Virginia Tech has become the exact opposite of its platonic self, Pitt stands by its men and a USC All-American reveals his alter ego, all in today's roundup
• THIS IS NOT HOW I RAISED YOU. Virginia Tech has been doing the "Beamer Ball" thing for a couple decades now, with such alarmingly consistent, career-making results that Frank Beamer co-opted the term for his own purposes on his personal website, and of all the teams he's drilled in the art of grit and opportunism the 2012 edition has to be the worst at it. In the first quarter alone of Thursday night's 30-12 loss at Miami, the Hokies blew a scoring opportunity by turning the ball over inside t,he Miami red zone, then fell behind 14-3 after a) Getting a punt blocked and b) Allowing an 81-yard kickoff return, both in a span of about six minutes. The Hurricanes quickly turned both chances into short-field touchdowns, and Virginia Tech spent the rest of the night lumbering around like an animal with its leg caught in a trap. Kicker Cody Journell also missed a field goal and an extra point.
If only the deterioration of the special teams was the most glaring issue: With three more turnovers (to Miami's zero), the usually miserly offense has now given the ball away at least twice in all five Hokie losses this season, and remains on track to finish in the red in turnover margin for the first time since Virginia Tech joined the ACC in 2004. Two of those three giveaways from the arm of quarterback Logan Thomas, who has been picked off more times this season (12) than all but one other quarterback in the country – not a surprise, perhaps, when he's the only thing the offense has going for it. The Hokies finished with 421 yards of total offense, but if not for Thomas' ridiculous, 73-yard gallop in the second quarter, the Hokies would not have reached the end zone at all.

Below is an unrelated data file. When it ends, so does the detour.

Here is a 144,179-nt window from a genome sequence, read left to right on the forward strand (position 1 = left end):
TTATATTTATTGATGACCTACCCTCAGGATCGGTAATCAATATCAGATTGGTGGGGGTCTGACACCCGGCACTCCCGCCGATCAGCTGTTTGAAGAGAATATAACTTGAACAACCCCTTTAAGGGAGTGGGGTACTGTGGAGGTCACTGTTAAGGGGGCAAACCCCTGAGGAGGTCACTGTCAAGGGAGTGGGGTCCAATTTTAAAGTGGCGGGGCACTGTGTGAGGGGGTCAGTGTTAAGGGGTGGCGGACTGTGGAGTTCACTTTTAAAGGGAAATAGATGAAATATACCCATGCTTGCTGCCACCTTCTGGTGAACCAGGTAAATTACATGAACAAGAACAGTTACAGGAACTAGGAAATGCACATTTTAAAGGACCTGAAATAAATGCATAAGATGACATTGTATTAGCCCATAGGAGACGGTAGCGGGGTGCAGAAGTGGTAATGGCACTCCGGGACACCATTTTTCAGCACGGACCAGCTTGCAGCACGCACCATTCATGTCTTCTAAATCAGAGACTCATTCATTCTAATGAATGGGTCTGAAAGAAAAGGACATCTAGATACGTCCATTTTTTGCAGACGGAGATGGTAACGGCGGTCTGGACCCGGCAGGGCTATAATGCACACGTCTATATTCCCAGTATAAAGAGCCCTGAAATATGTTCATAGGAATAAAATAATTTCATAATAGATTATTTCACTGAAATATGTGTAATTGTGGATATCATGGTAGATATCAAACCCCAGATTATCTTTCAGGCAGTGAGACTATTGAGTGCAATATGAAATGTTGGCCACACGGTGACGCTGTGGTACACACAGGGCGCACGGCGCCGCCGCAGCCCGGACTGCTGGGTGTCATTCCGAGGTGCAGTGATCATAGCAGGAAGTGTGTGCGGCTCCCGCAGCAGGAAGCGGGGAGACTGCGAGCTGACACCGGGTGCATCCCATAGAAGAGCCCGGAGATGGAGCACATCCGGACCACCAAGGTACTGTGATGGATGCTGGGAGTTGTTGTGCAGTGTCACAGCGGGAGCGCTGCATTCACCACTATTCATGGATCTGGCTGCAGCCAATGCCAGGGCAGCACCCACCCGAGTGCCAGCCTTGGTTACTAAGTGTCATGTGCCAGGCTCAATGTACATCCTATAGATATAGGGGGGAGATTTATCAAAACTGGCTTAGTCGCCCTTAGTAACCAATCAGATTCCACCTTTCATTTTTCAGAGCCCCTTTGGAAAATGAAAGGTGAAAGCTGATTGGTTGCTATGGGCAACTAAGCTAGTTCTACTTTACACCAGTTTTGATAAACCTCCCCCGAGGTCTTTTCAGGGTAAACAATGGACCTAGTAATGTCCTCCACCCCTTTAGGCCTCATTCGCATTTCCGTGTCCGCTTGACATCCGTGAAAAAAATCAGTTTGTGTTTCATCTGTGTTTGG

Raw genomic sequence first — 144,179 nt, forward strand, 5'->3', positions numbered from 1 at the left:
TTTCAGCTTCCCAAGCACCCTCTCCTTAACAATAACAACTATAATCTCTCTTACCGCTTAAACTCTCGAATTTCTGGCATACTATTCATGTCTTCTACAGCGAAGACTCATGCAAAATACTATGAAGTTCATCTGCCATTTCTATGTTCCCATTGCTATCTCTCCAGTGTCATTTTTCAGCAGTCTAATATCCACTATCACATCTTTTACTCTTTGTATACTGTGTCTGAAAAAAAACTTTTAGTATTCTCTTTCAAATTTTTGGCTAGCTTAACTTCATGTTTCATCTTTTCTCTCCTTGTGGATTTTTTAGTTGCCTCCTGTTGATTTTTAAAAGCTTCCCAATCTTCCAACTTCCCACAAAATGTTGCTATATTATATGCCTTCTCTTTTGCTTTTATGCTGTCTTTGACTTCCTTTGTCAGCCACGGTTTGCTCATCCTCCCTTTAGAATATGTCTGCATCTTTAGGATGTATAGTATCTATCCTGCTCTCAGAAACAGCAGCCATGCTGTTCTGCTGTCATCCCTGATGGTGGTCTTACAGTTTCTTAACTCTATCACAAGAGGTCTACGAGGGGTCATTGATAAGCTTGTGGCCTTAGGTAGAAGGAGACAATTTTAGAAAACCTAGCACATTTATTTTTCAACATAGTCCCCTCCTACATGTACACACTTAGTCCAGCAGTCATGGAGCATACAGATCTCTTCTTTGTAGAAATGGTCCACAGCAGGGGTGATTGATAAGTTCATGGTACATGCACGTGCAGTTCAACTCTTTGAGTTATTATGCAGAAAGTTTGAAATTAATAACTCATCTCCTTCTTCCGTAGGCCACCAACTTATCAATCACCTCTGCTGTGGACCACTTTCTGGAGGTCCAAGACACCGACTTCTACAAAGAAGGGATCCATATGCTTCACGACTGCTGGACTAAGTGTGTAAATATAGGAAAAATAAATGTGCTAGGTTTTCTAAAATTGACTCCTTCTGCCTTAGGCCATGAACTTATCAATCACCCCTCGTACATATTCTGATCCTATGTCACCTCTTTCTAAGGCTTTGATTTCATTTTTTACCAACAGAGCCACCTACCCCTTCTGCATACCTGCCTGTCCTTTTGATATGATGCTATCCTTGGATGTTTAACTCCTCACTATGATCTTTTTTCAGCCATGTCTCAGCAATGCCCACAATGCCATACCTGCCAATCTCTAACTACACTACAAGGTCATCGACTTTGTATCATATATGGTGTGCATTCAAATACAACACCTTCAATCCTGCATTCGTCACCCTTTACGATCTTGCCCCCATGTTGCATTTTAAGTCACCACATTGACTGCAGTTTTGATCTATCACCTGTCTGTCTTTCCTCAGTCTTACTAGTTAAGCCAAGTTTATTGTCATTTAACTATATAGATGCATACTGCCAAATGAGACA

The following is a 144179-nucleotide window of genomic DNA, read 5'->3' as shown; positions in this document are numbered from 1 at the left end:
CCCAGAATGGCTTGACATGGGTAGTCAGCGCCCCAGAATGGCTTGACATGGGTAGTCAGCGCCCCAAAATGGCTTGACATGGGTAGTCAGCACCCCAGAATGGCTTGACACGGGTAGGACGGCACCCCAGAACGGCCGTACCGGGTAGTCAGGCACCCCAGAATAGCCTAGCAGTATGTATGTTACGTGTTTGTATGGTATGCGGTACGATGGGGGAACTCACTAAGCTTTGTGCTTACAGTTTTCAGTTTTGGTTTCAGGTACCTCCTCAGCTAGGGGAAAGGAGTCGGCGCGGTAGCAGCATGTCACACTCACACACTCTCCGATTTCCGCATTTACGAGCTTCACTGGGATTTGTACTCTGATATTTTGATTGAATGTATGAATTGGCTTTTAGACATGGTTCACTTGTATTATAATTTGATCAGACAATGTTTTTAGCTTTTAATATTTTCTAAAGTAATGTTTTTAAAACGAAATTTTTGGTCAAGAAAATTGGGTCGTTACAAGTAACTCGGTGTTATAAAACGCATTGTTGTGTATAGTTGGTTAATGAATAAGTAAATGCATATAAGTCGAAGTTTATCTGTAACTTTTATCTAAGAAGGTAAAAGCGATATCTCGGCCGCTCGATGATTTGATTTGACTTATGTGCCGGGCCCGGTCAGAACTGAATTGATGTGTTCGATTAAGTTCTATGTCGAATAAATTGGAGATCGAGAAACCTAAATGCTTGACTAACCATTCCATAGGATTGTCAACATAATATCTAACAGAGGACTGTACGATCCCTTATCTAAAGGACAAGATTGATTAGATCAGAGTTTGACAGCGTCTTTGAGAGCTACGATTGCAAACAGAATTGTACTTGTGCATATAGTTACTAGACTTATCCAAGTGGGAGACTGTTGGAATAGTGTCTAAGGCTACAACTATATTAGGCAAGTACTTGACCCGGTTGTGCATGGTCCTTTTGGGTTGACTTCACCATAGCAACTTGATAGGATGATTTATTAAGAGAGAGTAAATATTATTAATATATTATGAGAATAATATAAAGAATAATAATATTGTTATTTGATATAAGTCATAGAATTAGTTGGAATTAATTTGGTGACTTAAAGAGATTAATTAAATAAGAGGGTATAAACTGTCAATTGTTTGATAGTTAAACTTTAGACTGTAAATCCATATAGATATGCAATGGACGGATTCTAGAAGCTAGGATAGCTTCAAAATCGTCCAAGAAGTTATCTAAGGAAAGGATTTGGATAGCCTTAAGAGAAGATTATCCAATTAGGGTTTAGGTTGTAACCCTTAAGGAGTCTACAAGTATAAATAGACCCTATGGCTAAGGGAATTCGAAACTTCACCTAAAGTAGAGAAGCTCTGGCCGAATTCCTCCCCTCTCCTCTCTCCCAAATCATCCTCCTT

According to the usual script, this is supposed to be the point in the season when Tech finds a second wind and begins to pull away from the rest of the pack in the ACC, half of which is running in circles in the middle of the course and the other half of which has quit the race to make tip-off. Going into Thursday night, the Hokies' record in November stood at 27-2 since '04, with every goal larger goal – the ACC title, a BCS game – still tentatively intact in the muddled Coastal Division standings. Coming out, every assumption about Tech as a reliable, salt-of-the-earth frontrunner is pretty much shattered: At 4-5, the Hokies will fall short of ten wins for the first time since 2003, their last season in the Big East, and almost certainly will watch someone else take their reserved seat in the ACC Championship Game. (Right now, that's looking like Miami, believe it or not.) In fact, with Florida State on deck next Thursday night, the conversation now shifts from whether it's still possible for Tech to come out on top of the Coastal standings to whether it can still eke out seven wins to keep its streak of 19 consecutive winning seasons alive.